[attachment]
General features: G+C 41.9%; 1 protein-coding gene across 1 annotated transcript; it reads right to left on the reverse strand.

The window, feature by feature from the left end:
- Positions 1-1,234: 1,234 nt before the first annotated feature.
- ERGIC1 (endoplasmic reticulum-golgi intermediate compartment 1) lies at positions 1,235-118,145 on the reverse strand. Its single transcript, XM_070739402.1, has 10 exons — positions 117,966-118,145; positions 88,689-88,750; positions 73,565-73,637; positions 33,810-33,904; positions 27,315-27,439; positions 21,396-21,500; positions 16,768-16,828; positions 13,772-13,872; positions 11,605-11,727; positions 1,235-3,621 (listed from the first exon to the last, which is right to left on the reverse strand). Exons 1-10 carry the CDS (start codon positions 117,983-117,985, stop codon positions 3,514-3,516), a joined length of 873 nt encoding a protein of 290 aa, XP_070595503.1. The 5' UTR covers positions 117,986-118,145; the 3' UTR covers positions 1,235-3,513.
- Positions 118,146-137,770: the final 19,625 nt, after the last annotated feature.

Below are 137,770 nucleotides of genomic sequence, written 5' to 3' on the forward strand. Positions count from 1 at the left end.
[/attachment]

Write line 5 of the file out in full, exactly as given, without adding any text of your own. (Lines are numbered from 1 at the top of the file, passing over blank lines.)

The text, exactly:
- Positions 118,146-137,770: the final 19,625 nt, after the last annotated feature.